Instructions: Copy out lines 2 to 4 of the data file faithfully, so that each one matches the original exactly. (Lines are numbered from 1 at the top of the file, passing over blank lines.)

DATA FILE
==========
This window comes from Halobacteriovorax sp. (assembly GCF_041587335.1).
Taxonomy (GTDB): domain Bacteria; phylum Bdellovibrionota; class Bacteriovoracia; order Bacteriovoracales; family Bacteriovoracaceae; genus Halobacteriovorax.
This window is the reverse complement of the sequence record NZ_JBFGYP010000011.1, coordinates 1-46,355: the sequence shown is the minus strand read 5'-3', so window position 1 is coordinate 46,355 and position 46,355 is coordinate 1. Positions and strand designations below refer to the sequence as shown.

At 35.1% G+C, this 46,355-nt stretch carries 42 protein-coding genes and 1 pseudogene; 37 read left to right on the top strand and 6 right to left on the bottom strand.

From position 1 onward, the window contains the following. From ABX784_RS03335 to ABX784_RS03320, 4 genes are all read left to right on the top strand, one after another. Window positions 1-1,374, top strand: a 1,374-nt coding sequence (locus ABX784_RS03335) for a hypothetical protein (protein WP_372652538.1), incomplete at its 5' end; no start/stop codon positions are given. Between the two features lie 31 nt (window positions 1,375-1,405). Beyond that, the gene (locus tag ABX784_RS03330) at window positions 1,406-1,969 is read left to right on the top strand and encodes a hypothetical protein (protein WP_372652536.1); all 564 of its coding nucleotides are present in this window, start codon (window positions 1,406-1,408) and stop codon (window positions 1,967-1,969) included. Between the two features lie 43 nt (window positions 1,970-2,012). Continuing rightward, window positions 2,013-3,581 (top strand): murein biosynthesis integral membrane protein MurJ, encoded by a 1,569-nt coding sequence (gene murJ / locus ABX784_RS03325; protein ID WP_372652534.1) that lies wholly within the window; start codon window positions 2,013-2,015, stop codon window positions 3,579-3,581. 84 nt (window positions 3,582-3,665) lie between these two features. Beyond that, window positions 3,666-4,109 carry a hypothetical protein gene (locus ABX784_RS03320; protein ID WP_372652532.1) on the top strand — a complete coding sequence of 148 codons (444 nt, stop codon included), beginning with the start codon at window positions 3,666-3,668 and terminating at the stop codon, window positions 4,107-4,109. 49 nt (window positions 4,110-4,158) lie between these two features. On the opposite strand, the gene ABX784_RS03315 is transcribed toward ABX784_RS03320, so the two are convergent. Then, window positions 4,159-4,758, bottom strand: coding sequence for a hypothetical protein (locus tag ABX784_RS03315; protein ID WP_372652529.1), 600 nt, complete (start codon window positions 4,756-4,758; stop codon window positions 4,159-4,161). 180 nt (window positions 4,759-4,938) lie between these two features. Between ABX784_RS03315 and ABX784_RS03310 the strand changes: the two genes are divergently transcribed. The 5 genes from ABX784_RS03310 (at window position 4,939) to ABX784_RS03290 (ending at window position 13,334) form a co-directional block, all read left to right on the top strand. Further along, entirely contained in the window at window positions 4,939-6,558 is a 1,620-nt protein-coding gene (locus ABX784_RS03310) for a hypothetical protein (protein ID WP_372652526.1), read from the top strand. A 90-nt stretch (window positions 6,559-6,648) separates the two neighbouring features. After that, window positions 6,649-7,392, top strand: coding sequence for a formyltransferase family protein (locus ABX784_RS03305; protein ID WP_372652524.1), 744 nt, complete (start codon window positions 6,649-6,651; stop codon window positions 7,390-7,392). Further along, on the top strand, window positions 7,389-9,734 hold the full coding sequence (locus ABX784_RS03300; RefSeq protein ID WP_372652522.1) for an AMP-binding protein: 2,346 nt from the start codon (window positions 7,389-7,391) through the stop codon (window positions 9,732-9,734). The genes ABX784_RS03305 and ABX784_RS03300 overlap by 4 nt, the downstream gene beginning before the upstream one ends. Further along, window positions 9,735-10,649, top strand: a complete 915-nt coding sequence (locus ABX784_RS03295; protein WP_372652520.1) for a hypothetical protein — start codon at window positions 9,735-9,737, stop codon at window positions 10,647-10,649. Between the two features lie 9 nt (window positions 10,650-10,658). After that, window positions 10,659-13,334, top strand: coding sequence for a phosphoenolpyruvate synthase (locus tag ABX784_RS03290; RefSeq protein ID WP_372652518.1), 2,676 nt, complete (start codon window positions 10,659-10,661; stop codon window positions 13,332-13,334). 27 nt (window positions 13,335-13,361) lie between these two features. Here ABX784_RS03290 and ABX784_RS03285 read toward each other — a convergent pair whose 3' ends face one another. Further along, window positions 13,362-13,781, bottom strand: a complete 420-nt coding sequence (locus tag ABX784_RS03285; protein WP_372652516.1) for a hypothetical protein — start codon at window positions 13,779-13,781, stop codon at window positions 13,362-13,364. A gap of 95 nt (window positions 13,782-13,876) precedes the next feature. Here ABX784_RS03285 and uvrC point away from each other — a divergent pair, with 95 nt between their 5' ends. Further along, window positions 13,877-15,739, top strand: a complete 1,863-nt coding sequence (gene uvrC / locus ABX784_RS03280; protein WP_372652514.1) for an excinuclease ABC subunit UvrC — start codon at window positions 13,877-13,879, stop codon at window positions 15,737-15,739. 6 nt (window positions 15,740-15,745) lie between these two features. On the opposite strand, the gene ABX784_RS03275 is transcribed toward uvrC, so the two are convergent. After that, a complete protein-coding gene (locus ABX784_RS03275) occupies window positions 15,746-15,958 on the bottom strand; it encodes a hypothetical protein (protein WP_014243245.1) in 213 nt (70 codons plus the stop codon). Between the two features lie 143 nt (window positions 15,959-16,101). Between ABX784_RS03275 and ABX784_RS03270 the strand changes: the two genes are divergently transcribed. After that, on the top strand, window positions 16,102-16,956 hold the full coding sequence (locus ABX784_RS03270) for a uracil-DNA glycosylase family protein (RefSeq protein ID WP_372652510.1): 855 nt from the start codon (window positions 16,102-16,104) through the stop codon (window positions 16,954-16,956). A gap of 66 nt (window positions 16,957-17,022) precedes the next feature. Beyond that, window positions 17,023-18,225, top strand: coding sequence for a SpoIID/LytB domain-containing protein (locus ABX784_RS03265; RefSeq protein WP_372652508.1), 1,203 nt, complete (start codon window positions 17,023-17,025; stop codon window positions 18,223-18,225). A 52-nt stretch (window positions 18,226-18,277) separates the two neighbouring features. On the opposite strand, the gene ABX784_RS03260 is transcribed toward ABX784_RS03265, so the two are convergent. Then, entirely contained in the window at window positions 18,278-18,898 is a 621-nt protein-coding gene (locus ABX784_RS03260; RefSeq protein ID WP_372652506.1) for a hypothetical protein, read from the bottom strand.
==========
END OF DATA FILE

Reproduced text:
Taxonomy (GTDB): domain Bacteria; phylum Bdellovibrionota; class Bacteriovoracia; order Bacteriovoracales; family Bacteriovoracaceae; genus Halobacteriovorax.
This window is the reverse complement of the sequence record NZ_JBFGYP010000011.1, coordinates 1-46,355: the sequence shown is the minus strand read 5'-3', so window position 1 is coordinate 46,355 and position 46,355 is coordinate 1. Positions and strand designations below refer to the sequence as shown.

At 35.1% G+C, this 46,355-nt stretch carries 42 protein-coding genes and 1 pseudogene; 37 read left to right on the top strand and 6 right to left on the bottom strand.